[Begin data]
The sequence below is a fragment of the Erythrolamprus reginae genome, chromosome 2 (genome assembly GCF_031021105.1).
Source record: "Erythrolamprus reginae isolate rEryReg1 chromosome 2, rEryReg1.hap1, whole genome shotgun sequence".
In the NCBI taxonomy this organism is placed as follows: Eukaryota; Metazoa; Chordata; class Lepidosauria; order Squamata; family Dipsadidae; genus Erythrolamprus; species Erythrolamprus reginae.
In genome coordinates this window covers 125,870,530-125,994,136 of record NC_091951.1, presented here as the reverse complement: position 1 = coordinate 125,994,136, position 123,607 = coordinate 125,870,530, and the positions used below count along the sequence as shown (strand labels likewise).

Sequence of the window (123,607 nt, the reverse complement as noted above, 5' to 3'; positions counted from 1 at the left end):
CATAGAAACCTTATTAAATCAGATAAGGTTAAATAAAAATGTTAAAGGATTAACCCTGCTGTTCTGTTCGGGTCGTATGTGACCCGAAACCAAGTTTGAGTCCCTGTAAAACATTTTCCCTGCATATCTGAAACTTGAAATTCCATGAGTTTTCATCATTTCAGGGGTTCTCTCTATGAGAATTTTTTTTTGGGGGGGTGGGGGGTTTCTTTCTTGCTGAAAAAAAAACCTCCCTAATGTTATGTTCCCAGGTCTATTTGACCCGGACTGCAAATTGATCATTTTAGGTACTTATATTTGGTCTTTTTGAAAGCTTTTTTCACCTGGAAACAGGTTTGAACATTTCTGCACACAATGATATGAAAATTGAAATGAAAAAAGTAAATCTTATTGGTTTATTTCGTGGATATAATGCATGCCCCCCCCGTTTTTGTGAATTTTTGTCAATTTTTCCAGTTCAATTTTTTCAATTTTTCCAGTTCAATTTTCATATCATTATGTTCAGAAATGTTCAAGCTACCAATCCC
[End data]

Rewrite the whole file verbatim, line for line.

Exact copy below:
The sequence below is a fragment of the Erythrolamprus reginae genome, chromosome 2 (genome assembly GCF_031021105.1).
Source record: "Erythrolamprus reginae isolate rEryReg1 chromosome 2, rEryReg1.hap1, whole genome shotgun sequence".
In the NCBI taxonomy this organism is placed as follows: Eukaryota; Metazoa; Chordata; class Lepidosauria; order Squamata; family Dipsadidae; genus Erythrolamprus; species Erythrolamprus reginae.
In genome coordinates this window covers 125,870,530-125,994,136 of record NC_091951.1, presented here as the reverse complement: position 1 = coordinate 125,994,136, position 123,607 = coordinate 125,870,530, and the positions used below count along the sequence as shown (strand labels likewise).

Sequence of the window (123,607 nt, the reverse complement as noted above, 5' to 3'; positions counted from 1 at the left end):
CATAGAAACCTTATTAAATCAGATAAGGTTAAATAAAAATGTTAAAGGATTAACCCTGCTGTTCTGTTCGGGTCGTATGTGACCCGAAACCAAGTTTGAGTCCCTGTAAAACATTTTCCCTGCATATCTGAAACTTGAAATTCCATGAGTTTTCATCATTTCAGGGGTTCTCTCTATGAGAATTTTTTTTTGGGGGGGTGGGGGGTTTCTTTCTTGCTGAAAAAAAAACCTCCCTAATGTTATGTTCCCAGGTCTATTTGACCCGGACTGCAAATTGATCATTTTAGGTACTTATATTTGGTCTTTTTGAAAGCTTTTTTCACCTGGAAACAGGTTTGAACATTTCTGCACACAATGATATGAAAATTGAAATGAAAAAAGTAAATCTTATTGGTTTATTTCGTGGATATAATGCATGCCCCCCCCGTTTTTGTGAATTTTTGTCAATTTTTCCAGTTCAATTTTTTCAATTTTTCCAGTTCAATTTTCATATCATTATGTTCAGAAATGTTCAAGCTACCAATCCC